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Over 50 and Unemployed is the New Black

Updated on November 4, 2017
Over 50 and unemployed
Over 50 and unemployed | Source
Unemployed black
Unemployed black | Source

The Statistics

There have been numerous studies showing deliberate employment discrimination against Blacks over decades. A 2010 Pew study that was repeated in 2016 showed the disparity in glaring clarity. While the rate of degreed African Americans matched their white counterparts in proportion to their population, the rate of hiring those same graduates remained at half that of whites. That disparity continues to this day and affects home purchases and therefore family asset values. It is completely intentional.

The Parallels in Perception are Striking

What is the surprise today is that the same effect is now being seen in older white Americans, even those with advanced degrees. There are currently 7M Americans unemployed, about 15% of them over 65, and 6M jobs currently available that they are not being considered for. The statistics are here for the reader to review at their leisure.

There were 145M people employed in 2008. That total represented about 66% of the number of people who listed themselves as able to work. By 2016, there were 151M people employed, a rise of 3.6%, while the labor participation rate had dropped by the same percentage. That means that employers around the country ignored the new labor coming into the workforce and dropped the older members with not intent to replace them. Those older workers have now become unemployable just as African Americans have been for decades.

Employers LOVE Recessions

There have been countless recessions in this country as it is a by-product of a capitalist economy. You live by the prospect of making a fortune, and die by it as well. Each one allows employers the license to make even more profit than they could before it, if they have product to sell or a confirmed demand for their product. If they have product to sell, they have inventory that will get them through the downturn so survival is not the issue. The issue is payroll, and the solution is can they still produce their current volume with a lower payroll. The answer is always a resounding YES. The solution is equally simple, cut the salary or the position of the highest paid producers. Why would they cut all that experience? Because they believe the position does not require that much skill to perform. Therefore, young guns, that can be hired at a fraction of the cost of the laid-off personnel, are trained to do the same work. The payroll goes down, company insurance costs drop, and profits skyrocket. When the economy returns, the older workers are rehired at far lower salaries and the company wins again. It is a pretty simple formula that has been repeated time and time again.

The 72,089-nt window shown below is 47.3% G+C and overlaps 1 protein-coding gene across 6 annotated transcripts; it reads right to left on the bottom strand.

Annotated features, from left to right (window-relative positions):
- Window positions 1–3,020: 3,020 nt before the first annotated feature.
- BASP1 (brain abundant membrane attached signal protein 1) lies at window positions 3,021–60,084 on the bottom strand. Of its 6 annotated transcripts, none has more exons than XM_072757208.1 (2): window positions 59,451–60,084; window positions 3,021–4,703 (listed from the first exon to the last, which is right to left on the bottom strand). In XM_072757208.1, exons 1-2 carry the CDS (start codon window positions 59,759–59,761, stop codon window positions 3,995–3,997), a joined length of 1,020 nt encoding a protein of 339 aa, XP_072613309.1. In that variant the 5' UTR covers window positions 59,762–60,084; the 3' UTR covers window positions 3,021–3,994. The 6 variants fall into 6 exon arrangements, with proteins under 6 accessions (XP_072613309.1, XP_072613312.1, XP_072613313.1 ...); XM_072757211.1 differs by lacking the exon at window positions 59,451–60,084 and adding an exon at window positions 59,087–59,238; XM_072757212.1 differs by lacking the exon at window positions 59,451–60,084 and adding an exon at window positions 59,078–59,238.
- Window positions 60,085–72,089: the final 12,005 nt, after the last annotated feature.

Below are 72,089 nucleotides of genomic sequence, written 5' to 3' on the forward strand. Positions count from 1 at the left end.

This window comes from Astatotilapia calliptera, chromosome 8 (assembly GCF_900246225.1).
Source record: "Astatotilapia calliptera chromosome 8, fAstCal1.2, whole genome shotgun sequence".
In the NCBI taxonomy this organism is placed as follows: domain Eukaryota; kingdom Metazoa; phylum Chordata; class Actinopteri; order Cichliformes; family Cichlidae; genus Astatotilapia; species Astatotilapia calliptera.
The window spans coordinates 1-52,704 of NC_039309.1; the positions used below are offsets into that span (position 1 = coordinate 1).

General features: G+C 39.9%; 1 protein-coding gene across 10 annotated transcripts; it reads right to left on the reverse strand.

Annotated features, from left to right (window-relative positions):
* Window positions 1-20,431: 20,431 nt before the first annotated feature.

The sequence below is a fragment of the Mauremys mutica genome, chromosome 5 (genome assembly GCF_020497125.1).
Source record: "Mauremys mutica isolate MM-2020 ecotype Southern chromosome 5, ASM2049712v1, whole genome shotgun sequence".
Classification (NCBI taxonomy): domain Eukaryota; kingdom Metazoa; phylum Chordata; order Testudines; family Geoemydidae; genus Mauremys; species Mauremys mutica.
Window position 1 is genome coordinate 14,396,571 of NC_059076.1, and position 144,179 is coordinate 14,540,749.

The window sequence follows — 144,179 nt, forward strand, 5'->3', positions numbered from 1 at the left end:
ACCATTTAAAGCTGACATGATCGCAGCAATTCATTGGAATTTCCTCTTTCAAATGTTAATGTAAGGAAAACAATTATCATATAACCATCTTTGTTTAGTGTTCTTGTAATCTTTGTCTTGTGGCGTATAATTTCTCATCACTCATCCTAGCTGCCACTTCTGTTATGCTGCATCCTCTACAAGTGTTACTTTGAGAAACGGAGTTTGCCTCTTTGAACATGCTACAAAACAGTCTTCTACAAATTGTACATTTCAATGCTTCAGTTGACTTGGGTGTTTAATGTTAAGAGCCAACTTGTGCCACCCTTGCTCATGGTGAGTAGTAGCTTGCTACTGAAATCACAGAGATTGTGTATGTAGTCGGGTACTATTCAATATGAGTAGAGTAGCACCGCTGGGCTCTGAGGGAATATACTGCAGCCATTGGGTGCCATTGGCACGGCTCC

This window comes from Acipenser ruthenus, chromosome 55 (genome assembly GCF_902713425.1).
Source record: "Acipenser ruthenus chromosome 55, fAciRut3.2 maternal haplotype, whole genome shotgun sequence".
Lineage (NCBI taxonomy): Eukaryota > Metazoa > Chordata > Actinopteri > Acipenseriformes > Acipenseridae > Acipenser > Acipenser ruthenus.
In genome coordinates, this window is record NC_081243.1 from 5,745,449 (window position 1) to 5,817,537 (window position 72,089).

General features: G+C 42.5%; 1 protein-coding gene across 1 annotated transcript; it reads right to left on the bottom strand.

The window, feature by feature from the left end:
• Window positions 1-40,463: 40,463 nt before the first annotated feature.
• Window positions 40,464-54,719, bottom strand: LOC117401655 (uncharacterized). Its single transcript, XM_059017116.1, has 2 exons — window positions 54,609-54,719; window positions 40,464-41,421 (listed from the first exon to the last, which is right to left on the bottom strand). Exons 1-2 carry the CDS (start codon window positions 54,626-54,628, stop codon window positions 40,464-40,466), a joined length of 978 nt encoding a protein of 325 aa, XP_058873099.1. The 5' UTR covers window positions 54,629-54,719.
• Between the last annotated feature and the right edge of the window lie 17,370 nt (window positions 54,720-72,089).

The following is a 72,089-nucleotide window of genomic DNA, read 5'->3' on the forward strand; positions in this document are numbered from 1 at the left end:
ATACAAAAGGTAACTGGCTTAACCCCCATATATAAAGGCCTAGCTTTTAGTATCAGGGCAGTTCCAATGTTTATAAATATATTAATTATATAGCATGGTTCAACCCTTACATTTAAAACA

Sometimes though, those workers are NOT rehired. The reasons can be many. From companies believing their current younger workforce is producing enough to the company liking how its younger workforce looks and not wanting to spoil the chemistry by allowing older workers back in. Then there are the psychological issues among the management. Younger management does not have the confidence or skill to manage workers that are older than them and prefers the bias of not hiring them in the first place to avoid the issue. It is an illegal bias, but it is pervasive in the economy and has been for decades.

Indeed Corporation to the Rescue?

Indeed Corp, the job aggregating company had now created ads to offset this issue. Their ad is here. The problem is well known, but the solution is not simple. Health insurance costs alone would deter any hiring manager from employing a worker over 50 over one in their 20s. And that is not due to potential health risks. That is solely due to the costs a company would incur in their group health plan for older workers overall. However, one offset to that problem is that any worker can choose to opt out of the company group plan and choose a health plan off an exchange. That would save the company that cost which could alleviate that concern in hiring that older worker, but then the cost of that health insurance is on the shoulders of the worker which means they have to negotiate a higher salary to pay for it. That could prove problematic, but it is better than not being considered at all.

The more these commercials run, the better the market is likely to improve as public shame may have an effect on companies looking to add staff.


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